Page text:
“We’re sprinting pretty hard,” said Jeff Corbin, assistant secretary for natural resources in Viriginia, where the General Assembly and Gov. Tim Kaine recently approved a $250 million bond sale to support the Bay cleanup. “Unfortunately, the health of the Bay isn’t responding.”
“It’s a long-term effort,” he added.
Part of the reason those efforts are not showing up in water quality likely stems from rain: Heavy rainfall can push large amounts of nutrients off the land and into the water, and many recent years have either had greater-than-average amounts of rainfall, or severe rainfall events during particularly sensitive times for the Bay. And, while reductions at wastewater treatment plants show up quickly in the Bay, actions taken on farms and other lands can take time —often years—to be fully effective.
But scientists have also warned that some of the actions taken to control runoff may not be as effective as assumed by the Bay Program. A 2004 report by the Bay Program’s Scientific and Technical Advisory Committee on controlling nutrients from agriculture said that “progress is likely overpredicted” by overly optimistic assumptions about the effectiveness of various practices used to control runoff.
In an interview, Lape—who spent part of his early career assessing impacts of agriculture on water quality—said more intense work was needed in small targeted watersheds to ensure that actions taken on the land are having the predicted affect on water quality.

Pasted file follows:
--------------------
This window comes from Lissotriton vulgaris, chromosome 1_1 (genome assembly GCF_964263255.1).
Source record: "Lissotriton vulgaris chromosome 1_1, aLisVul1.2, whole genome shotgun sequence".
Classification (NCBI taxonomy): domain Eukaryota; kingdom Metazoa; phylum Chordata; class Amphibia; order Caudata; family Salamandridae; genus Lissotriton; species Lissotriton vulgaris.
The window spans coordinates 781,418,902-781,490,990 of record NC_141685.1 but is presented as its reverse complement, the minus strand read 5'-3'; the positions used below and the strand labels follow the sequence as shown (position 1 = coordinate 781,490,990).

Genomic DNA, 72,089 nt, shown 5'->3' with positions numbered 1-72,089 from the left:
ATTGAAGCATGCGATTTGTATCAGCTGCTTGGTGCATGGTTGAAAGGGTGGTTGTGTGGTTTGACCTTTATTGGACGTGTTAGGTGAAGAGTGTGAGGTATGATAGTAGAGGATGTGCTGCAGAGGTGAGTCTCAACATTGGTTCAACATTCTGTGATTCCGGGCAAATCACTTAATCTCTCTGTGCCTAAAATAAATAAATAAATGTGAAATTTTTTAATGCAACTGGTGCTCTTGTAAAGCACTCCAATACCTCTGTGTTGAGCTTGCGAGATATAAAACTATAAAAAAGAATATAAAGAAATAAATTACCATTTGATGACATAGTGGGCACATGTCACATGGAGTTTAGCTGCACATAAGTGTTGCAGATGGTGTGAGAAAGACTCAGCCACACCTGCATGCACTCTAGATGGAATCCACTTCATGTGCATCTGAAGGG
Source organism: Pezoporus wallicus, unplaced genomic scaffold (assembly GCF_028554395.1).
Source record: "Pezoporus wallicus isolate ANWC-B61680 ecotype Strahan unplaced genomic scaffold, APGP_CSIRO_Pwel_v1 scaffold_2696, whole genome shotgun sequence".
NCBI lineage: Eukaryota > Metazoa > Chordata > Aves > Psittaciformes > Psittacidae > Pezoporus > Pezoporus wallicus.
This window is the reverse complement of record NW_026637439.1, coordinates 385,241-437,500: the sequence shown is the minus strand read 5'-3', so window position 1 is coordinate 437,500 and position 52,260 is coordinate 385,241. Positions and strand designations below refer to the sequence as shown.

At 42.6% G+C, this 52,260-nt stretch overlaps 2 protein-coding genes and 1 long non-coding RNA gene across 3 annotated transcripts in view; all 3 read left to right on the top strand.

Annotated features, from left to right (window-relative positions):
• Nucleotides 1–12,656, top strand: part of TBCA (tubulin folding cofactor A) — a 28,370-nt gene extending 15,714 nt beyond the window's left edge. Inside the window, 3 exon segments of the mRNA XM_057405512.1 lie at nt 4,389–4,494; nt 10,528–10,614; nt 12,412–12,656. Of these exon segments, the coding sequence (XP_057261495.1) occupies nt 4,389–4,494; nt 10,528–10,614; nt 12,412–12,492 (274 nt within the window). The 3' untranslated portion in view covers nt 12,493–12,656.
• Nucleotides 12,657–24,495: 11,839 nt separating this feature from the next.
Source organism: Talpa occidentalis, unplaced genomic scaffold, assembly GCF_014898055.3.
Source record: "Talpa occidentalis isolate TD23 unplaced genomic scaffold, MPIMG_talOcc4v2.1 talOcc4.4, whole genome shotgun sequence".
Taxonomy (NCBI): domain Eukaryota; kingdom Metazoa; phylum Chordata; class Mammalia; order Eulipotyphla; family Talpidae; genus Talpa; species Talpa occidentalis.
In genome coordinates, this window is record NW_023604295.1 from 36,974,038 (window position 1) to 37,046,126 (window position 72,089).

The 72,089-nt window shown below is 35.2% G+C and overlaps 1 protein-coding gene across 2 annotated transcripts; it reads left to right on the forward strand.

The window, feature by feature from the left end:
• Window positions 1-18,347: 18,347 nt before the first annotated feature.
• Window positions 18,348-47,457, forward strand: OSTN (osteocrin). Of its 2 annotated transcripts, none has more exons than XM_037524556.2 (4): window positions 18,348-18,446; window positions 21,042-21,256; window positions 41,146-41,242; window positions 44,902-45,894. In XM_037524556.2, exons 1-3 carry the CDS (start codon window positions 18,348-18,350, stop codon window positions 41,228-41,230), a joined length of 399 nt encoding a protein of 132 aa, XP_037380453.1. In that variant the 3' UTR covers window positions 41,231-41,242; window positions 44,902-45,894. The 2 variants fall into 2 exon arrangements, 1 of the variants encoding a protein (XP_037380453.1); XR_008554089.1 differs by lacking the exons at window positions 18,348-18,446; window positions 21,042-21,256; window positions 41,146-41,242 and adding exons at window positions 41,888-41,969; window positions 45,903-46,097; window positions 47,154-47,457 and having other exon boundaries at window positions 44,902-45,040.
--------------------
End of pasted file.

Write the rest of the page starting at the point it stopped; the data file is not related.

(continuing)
“We need to bring some of our work down to a more manageable scale,” he said. “You need to see the before and after effects within a small enough scale to test the hypothesis of whether these things are really happening.”
While more scientifically rigorous, both reports reached similar conclusions as the Chesapeake Bay Foundation’s annual State of the Bay report. “I don’t think you are seeing anything significantly different in any of these reports,” said Roy Hoagland, CBF’s vice president for environmental protection and restoration. “The Bay remains in jeopardy. But the question is, how many more reports to we need to convey the message that we need to accelerate implementation?”
David Bancroft, president of the Alliance for the Chesapeake Bay, said the region’s governors needed to show strong backing for a new Farm Bill that would increase funding for farmers implementing conservation programs. And, he said, they need to devise new programs to control urban and suburban runoff, such as a tax on all impervious surfaces.
“The bottom line is, where’s the leadership? Where’s the bold action?” Bancroft said. “Are we going to continue to get a series of reports that show some mild improvements in some areas and some declines in others year after year with no change coming from the leadership?”
Lape agreed that state and federal agencies needed to step up their efforts, especially when it comes to working with the agricultural community. But he said more efforts were needed to engage local governments and watershed groups in the restoration effort.
“We keep saying the feds and states really need to do more,” Lape said. “Yes they do. But we’ve got to engender a far broader base of support because there are limits as to what the federal and state governments can do, particularly when it comes to pressure on developing land in the watershed. If we can’t fully engage local governments, I’m not at all confident that the feds and states alone can get it done.”